He noted in an interview late last fall, for example, that in 2003 SAP began overhauling it product line to run on a service-oriented architecture (SOA) that is designed to ease the use and deployment of the software. The road map for the SOA project is set to be completed this year, he said, and the company has delivered on every milestone of that road map.

When asked how long it may take before the industry can say with confidence that his ideas are working out, Agassi responded: "I think, first, it's not about Shai. Shai is meaningless. In the overall scheme of things, this is not about an individual; it's about our 12,000-(engineer) organization. They're all-important and they're all contributing," Agassi said, noting the company has three product cycles: five-year core changes; 18-month cycles; and half cycles of 9 months.

"You don't see results usually until you get a cycle inside SAP and a cycle outside in the market and the reason is, it takes us time to build a product that has a meaningful impact, fundamental impact and it takes our customers a cycle to adopt," he said.

Length of tenure
Other challenges in naming Agassi as CEO is his relatively short tenure with the company and his sphere of oversight over SAP's operations, which is substantially less than Apotheker's, say sources with influence over the CEO selection process.

Agassi, who oversees about 9,000 people, joined SAP in 2001 following the acquisition of his company, TopTier. But during his short tenure, Agassi has . He was promoted to SAP's executive board in 2002 and, in the following year, he took over the software development for the whole company from co-founder Plattner.

"People are more familiar with Leo, who has done more on the operational side of the business," said Brendan Barnicle, an analyst with Pacific Crest Securities. "Shai is R&D and came in through the acquisition."

But Apotheker, who joined SAP in 1988 and oversees approximately 19,000 people, lacks a strong technology background and, at the end of the day, SAP is a technology company, contends one source familiar with the CEO selection process.

Another source also noted that Agassi and Plattner share a closeness that comes from a deep knowledge of technology.

Both Apotheker and Agassi declined to elaborate on whether Kagermann would renew his contract, or whom his potential successor should be if Kagermann steps down.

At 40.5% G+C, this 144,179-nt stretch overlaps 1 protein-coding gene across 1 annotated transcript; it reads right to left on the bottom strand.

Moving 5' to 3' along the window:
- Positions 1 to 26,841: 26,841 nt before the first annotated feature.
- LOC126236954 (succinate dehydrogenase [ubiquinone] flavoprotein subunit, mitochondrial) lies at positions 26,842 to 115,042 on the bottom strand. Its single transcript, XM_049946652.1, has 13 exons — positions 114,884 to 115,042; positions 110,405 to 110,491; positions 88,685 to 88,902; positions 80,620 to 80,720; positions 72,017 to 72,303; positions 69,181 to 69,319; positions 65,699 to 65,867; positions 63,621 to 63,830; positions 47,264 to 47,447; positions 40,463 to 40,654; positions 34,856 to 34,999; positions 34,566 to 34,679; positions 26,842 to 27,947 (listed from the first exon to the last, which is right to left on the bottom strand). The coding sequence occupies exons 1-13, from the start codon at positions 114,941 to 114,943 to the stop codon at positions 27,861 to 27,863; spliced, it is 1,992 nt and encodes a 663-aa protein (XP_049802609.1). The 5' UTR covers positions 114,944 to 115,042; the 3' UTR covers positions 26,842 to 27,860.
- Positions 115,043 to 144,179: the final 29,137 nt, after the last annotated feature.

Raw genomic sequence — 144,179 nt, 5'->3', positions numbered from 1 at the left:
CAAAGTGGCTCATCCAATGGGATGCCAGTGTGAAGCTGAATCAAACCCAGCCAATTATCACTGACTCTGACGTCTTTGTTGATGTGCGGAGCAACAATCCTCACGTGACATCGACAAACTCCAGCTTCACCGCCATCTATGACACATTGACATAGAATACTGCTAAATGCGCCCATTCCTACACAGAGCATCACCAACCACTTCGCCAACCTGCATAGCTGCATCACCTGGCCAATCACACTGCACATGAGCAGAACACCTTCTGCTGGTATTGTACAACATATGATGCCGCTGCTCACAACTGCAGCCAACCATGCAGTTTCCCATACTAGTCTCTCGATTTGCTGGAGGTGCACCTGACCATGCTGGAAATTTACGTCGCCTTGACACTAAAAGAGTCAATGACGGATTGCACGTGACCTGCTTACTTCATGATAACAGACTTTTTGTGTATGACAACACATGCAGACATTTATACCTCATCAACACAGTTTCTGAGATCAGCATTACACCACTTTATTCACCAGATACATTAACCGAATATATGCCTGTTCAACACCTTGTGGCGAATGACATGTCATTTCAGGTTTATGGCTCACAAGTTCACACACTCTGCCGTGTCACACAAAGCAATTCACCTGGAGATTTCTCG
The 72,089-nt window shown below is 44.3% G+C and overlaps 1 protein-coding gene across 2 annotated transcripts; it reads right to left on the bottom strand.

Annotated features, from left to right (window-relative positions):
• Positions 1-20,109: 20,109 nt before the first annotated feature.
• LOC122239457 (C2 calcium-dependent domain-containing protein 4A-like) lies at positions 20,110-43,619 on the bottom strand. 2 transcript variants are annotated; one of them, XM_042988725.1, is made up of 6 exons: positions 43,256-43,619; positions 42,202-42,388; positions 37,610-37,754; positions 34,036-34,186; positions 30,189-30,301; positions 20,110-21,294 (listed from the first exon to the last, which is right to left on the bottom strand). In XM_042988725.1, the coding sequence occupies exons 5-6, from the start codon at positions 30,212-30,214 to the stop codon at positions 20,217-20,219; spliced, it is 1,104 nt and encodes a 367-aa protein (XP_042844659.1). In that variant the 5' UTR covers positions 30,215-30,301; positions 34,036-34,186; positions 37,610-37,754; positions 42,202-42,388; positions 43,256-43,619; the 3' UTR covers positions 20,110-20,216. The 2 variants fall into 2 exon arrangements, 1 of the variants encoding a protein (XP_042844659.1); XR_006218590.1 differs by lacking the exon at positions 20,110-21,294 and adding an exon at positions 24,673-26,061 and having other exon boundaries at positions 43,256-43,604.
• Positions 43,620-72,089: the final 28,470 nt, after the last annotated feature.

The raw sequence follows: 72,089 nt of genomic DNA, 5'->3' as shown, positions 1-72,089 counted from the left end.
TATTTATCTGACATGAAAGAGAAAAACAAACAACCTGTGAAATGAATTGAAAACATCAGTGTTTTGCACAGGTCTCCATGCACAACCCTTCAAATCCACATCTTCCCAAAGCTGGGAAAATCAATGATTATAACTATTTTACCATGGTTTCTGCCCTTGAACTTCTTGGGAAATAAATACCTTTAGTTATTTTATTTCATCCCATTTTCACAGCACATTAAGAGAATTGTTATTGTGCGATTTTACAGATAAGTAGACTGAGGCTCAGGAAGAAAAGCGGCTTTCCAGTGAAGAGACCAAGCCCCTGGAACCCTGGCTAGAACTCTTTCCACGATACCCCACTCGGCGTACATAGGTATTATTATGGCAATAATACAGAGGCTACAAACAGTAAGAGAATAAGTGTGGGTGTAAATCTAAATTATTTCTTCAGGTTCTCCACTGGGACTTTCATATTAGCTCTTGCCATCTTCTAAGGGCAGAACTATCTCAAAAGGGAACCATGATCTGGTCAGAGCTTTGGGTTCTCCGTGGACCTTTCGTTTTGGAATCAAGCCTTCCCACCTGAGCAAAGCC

"I am fully committed to our strategy and the vision and leadership of SAP under Henning Kagermann," Apotheker said through a representative late last year. "I am passionate about delivering value to customers around the globe by playing a leadership role in driving our sales, consulting, marketing and (small and midsize enterprise) initiatives."

Agassi, in an interview late last fall, also expressed a desire to have Kagermann remain at the helm of SAP.

"What I hope to have happen is that Henning extends his contract because I think the current team is a fantastic team," Agassi said. "I think Henning's position today is critical for SAP. I think Leo brings in unparallel experience in managing the relationship in the machinery that makes the field function, and I think I'm lucky to be in that team...I think if you compare us to the rest of the industry, we bring in a much more balanced team on all axes: products, true field expertise, the global reach that this group has got, the maturity and the young age. I think it's all coming together very nicely."

One SAP user group, however, is not concerned with any potential change in leadership at the applications giant.

"As a user group, we don't comment on internal operations at SAP. We have developed a strong relationship with Henning, Shai and Leo and...at the end of the day, no matter who is the head of SAP, the relationships we established there are good," said Rod Masney, president of the Americas' SAP Users' Group.


Correction: This story incorrectly stated the year that Leo Apotheker, president of customer solutions and operations, joined SAP. He started there in 1988.